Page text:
Tuesday, February 7, 2012

Q & A: Anorexia in a Hyperthyroid Cat on Hill's y/d

I have a 12-year old female DSH cat with hyperthyroidism that we have been managing with the new Hill's y/d diet. The cat was eating both the canned and dry y/d, and the serum T4 fell from 7.0 μg/dl to 3.2 μg/dl after 2 months.

So everything was going along fine on y/d without any other medication. But now the cat has completely stopped eating for the last 2 days. Other than the cat's palpable thyroid tumor and low body condition score, my physical examination was normal. Repeat routine blood work did not reveal any abnormalities.

So what should we do in this situation? The owner suspects it's an issue with the taste of the y/d and thinks that she would eat her "regular" cat food.

Is there something else to do first before doing a further workup searching for a concurrent disease? If we give her another food, will she become hyperthyroid once again?

My Response:

This is one of the major disadvantages we have when relying on a extremely low iodine diet (Hill's y/d) to control a cat's hyperthyroidism.  Let's face it — Hill's y/d isn't the tastiest cat food on the market, and most cats (if not all) would prefer to eat another type of diet.

But more importantly is the fact that almost all cats, as they age, will develop episodes of partial to complete anorexia secondary to nonthyroidal illness. In these sick cats, we often first tempt them to eat with different foods (fish-flavored, etc) or use recovery-type diets before embarking on a major workup for a concurrent disease. However, feeding these cats any other food but y/d increases their iodine intake, and will result in relapse of the cat's hyperthyroid state.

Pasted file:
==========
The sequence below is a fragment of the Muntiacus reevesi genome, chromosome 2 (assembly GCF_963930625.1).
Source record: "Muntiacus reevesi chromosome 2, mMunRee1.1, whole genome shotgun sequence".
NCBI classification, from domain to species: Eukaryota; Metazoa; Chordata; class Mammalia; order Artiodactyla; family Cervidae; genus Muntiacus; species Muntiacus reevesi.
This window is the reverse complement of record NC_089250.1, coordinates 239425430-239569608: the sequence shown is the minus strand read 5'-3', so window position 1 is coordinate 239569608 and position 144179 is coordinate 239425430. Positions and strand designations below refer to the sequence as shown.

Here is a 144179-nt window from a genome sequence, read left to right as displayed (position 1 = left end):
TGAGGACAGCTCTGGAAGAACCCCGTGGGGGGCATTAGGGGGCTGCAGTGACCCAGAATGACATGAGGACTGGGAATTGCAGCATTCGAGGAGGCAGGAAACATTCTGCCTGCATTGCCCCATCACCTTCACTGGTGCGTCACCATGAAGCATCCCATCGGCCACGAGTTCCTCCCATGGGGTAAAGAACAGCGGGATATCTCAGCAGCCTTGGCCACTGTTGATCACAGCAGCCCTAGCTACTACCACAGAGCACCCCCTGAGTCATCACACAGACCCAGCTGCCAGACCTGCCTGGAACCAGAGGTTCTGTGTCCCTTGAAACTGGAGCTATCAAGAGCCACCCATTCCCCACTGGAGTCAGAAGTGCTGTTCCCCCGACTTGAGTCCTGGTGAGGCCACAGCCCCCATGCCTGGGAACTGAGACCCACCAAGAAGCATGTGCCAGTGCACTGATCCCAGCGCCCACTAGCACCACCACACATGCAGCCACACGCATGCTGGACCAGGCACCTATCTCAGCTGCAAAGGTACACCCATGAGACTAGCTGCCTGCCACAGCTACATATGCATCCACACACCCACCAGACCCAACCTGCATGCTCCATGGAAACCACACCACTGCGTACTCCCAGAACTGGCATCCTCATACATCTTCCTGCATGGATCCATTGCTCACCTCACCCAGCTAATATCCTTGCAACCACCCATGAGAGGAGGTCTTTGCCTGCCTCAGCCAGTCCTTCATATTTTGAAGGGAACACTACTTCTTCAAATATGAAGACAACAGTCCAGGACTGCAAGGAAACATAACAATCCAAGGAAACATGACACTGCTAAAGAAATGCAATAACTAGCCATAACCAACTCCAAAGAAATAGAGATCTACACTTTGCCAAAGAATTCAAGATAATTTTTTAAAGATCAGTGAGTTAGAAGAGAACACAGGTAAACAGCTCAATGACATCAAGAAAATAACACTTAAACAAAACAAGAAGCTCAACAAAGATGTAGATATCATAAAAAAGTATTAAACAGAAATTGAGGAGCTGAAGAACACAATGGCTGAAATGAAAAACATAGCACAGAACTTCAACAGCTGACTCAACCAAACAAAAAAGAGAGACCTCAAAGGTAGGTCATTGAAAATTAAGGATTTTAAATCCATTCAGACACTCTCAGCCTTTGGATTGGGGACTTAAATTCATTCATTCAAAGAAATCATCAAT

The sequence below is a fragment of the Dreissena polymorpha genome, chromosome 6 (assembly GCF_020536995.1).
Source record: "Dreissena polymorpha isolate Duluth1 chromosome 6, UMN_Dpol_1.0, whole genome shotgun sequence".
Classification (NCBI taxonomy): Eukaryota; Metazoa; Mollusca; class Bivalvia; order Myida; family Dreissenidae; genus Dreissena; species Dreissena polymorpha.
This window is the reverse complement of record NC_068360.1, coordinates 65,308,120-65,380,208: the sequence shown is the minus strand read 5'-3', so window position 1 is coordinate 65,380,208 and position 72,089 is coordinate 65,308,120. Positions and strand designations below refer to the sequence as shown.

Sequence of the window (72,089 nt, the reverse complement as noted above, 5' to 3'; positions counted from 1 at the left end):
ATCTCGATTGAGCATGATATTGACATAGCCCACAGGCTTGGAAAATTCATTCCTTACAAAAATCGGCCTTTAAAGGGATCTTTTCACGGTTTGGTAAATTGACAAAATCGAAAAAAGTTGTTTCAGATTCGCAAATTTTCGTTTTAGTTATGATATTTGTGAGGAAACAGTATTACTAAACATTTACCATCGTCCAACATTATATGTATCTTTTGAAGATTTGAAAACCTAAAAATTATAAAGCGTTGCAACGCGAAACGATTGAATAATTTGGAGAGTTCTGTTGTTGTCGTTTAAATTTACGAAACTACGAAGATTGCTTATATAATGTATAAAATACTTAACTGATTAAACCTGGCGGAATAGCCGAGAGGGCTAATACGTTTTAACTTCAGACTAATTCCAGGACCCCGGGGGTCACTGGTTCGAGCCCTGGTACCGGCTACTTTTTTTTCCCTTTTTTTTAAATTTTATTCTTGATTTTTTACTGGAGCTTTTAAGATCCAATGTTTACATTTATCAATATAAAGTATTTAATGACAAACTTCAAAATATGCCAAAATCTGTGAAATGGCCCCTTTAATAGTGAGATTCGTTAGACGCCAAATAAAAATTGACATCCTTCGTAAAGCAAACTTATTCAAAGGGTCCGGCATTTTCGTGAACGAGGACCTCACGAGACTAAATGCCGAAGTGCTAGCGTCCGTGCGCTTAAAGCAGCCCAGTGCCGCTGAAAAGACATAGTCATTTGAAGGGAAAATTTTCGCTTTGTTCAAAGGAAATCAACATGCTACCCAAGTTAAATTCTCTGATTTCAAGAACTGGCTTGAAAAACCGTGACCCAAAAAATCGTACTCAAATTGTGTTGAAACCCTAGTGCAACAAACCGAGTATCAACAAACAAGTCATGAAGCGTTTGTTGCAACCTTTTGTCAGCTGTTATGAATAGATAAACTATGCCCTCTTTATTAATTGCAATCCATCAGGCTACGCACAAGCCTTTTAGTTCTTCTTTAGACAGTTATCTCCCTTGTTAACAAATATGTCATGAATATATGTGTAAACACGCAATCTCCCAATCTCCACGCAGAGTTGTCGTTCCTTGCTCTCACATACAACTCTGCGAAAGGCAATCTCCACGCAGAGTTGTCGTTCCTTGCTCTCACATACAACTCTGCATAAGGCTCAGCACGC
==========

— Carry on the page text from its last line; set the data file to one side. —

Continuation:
How long to relapse on the y/d diet is stopped? Well, that depends on a number of factors including the following:
  • The size of the hyperthyroid cat's thyroid tumor (which will continue to grow on the y/d diet).
  • The magnitude of the cat's original serum T4 value (i.e., higher T4 values reflect an increase in severity of hyperthyroidism, with a larger thyroid tumor size).
  • The time on the y/d diet.
  • How low the cat's T4 fell on the y/d diet, which reflects how iodine depleted the cat's thyroid tumor became on the diet. In other words, if the serum T4 decreased into low-normal range of on the y/d, we would expect the cat to remain euthyroid longer than if the T4 only fell to upper limit of the reference range, as in this cat.
In any case, we know that the serum T4 will increase again, once the y/d is not fed exclusively. You must continue this iodine deficient diet for the rest of the cat's life for this diet to continue to manage the hyperthyroidism. So we would want to get them back on y/d and off the "temporary" foods as soon as possible. If they remain on a diet other than y/d for any length of time (certainly longer than 1 to 2 weeks), it's likely that they will show relapse and T4 will have to be monitored.

Remember that once they relapse, it's going to take a few weeks feeding the y/d diet exclusively for the serum T4 to again fall into the euthyroid range.

Bottom Line:

Veterinarians have to be prepared for the fact that many, if not all, senior hyperthyroid cats will develop concurrent diseases as they age, some of which will require management with a diet other than Hill''s y/d. This is one of the major downsides of using this diet management for the long-term control of cats with hyperthyroidism.

Owners must be made aware of the fact that another treatment method might be needed if the cat's disease state dictates the need for another diet plan.

Link to My Other Posts on the Hill's y/d Diet


nippon said...

hye Dr. I have question regarding
-how long the hyperthyroid cats should be on methimazole?and
- can be it life long if the cat respond well with treatment?
- when we opt for the surgery?
- what characteristic that we can suspect the cat had hyperthyroidism? THANK YOU

Dr. Mark E. Peterson said...

If you go to my other endocrine blog (animalendocrine@blogspot.com), I've written a series of articles and posts about hyperthyroid cats and the questions that you have asked.

I've been working on that series of topics for longer than a year and I'm almost finished with the treatment section.